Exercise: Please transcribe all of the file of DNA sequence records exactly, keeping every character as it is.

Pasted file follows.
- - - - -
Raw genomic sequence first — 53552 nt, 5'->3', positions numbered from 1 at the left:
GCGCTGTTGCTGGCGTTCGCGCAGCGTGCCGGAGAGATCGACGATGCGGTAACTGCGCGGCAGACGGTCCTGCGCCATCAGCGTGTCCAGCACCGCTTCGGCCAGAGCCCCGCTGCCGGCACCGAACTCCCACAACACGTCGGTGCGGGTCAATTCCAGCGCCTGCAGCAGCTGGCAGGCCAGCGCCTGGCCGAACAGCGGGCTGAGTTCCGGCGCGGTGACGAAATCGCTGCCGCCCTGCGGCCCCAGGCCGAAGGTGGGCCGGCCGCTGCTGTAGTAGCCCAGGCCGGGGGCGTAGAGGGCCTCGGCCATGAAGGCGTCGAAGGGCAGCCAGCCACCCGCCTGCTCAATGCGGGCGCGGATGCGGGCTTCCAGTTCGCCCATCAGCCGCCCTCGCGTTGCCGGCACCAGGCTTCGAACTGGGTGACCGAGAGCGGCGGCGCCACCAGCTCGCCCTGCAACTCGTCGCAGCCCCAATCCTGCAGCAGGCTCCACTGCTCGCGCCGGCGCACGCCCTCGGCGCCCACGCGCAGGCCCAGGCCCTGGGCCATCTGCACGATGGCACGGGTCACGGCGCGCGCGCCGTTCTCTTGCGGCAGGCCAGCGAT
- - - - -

Raw genomic sequence first — 53552 nt, 5'->3', positions numbered from 1 at the left:
GCGCTGTTGCTGGCGTTCGCGCAGCGTGCCGGAGAGATCGACGATGCGGTAACTGCGCGGCAGACGGTCCTGCGCCATCAGCGTGTCCAGCACCGCTTCGGCCAGAGCCCCGCTGCCGGCACCGAACTCCCACAACACGTCGGTGCGGGTCAATTCCAGCGCCTGCAGCAGCTGGCAGGCCAGCGCCTGGCCGAACAGCGGGCTGAGTTCCGGCGCGGTGACGAAATCGCTGCCGCCCTGCGGCCCCAGGCCGAAGGTGGGCCGGCCGCTGCTGTAGTAGCCCAGGCCGGGGGCGTAGAGGGCCTCGGCCATGAAGGCGTCGAAGGGCAGCCAGCCACCCGCCTGCTCAATGCGGGCGCGGATGCGGGCTTCCAGTTCGCCCATCAGCCGCCCTCGCGTTGCCGGCACCAGGCTTCGAACTGGGTGACCGAGAGCGGCGGCGCCACCAGCTCGCCCTGCAACTCGTCGCAGCCCCAATCCTGCAGCAGGCTCCACTGCTCGCGCCGGCGCACGCCCTCGGCGCCCACGCGCAGGCCCAGGCCCTGGGCCATCTGCACGATGGCACGGGTCACGGCGCGCGCGCCGTTCTCTTGCGGCAGGCCAGCGAT